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In 2013, Senate Democrats were tired of the GOP-minority coalition stalling votes on President Barack Obama’s nominees. They went so far as to invoke what is known as the "nuclear option" by eliminating the 60 vote requirement that had previously been in place for an up or down vote to be allowed onto the Senate floor.
But the Democrats left one seat untouched — Supreme Court justices still need a 60 vote backing before the up or down vote can occur. It’s what stopped Judge Merrick Garland from getting a vote in the final months of Barack Obama's presidency, and it’s creating a major potential roadblock in the confirmation process for President Trump's Supreme Court nominee, Judge Neil Gorsuch.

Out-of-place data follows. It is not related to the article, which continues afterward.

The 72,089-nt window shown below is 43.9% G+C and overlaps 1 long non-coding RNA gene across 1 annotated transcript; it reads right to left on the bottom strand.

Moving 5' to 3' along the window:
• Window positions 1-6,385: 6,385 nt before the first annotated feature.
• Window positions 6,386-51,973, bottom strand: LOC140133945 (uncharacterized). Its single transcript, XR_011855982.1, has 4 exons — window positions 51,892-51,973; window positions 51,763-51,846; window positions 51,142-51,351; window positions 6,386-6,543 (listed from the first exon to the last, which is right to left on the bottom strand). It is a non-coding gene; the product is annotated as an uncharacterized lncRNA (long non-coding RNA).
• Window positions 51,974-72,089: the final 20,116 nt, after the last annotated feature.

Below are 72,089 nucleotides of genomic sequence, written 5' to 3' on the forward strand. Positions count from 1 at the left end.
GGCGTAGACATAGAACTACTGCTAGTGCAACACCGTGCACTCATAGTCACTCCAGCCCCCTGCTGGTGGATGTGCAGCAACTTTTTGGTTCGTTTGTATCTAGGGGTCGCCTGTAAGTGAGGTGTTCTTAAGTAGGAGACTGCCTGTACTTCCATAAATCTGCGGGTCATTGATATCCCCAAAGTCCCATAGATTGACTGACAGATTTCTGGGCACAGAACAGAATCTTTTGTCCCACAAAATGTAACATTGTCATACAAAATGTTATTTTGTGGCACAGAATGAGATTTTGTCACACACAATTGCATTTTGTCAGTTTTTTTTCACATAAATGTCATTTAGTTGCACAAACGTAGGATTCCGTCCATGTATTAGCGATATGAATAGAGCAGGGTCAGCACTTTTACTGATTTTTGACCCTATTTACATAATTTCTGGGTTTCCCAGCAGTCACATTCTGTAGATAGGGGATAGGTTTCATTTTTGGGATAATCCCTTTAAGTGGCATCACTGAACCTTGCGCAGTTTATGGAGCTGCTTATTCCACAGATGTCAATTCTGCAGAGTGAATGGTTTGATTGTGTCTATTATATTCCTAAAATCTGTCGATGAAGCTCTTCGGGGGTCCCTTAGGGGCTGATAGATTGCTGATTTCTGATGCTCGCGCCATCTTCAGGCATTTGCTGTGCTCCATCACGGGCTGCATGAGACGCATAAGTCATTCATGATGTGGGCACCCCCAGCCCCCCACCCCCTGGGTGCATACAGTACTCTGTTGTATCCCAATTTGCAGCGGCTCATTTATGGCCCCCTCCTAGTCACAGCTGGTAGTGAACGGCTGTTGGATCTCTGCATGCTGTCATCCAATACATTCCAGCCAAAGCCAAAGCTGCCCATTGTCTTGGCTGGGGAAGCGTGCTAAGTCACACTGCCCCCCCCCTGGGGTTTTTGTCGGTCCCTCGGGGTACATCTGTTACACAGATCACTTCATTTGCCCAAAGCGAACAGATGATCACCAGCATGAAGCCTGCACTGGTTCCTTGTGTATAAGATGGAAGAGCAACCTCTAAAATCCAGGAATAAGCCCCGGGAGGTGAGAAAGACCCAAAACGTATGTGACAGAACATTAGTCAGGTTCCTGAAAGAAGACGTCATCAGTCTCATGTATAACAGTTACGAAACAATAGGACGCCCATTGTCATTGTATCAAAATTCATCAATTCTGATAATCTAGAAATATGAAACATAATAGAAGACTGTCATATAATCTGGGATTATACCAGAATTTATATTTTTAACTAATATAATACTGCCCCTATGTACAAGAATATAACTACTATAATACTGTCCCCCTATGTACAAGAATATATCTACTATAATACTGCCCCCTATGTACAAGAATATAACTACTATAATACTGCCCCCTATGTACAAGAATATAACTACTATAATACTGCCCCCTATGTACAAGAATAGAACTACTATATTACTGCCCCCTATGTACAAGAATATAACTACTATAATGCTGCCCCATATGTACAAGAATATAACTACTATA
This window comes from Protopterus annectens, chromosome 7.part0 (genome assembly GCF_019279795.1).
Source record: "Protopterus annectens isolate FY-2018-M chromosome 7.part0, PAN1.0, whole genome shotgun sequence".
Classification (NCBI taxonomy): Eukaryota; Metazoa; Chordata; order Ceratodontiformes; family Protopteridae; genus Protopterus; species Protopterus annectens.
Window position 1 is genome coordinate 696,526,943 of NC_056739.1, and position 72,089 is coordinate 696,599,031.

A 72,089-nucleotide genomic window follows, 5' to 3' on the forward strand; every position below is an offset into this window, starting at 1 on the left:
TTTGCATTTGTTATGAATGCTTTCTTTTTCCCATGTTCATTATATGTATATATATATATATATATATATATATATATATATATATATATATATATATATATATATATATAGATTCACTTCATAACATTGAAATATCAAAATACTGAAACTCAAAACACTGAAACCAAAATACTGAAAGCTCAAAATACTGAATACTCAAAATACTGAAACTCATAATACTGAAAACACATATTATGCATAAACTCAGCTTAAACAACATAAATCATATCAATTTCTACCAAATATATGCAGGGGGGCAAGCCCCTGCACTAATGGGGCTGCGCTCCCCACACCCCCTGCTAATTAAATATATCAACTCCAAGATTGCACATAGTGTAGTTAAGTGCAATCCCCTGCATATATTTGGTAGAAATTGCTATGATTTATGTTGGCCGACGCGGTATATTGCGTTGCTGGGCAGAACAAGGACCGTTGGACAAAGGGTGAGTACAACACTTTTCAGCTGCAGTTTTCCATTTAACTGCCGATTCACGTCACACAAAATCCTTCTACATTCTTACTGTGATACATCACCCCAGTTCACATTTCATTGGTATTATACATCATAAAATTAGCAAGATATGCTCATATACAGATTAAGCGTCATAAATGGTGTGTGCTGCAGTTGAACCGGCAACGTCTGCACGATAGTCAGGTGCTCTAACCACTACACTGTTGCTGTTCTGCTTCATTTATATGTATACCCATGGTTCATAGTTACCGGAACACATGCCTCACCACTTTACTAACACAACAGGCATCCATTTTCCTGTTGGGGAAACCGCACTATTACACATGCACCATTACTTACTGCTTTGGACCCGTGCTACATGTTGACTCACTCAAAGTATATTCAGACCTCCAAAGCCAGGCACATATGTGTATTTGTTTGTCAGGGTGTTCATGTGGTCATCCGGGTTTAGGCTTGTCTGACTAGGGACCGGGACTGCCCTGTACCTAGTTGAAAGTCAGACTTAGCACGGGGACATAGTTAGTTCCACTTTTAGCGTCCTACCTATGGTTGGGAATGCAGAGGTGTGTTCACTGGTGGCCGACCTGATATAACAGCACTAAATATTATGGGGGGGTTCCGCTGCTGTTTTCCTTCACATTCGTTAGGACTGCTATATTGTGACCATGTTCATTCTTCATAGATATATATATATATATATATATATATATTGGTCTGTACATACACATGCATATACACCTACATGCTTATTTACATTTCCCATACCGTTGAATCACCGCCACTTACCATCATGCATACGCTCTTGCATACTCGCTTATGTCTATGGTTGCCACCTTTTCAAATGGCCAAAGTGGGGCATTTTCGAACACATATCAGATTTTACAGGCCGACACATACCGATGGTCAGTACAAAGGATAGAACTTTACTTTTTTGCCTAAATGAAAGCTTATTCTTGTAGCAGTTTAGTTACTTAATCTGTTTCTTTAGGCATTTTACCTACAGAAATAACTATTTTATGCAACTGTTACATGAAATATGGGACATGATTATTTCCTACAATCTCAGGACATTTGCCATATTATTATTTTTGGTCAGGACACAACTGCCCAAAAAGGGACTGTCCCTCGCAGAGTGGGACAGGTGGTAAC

After the Democrats went nuclear in 2013, then-Senate Minority Leader Mitch McConnell called it “a time to be sad about what has been done to the United States Senate.” Now, McConnell and Senate Republicans appear to have no choice but to take a page from their opposition’s playbook.
Senate Minority Leader Chuck Schumer, as well as several moderate Senate Democrats, indicated over the weekend that they will filibuster Judge Gorsuch's nomination. Seung Min Kim, a Congressional reporter for POLITICO, joins The Takeaway to explain what to expect now that the nuclear option is in the GOP’s hands.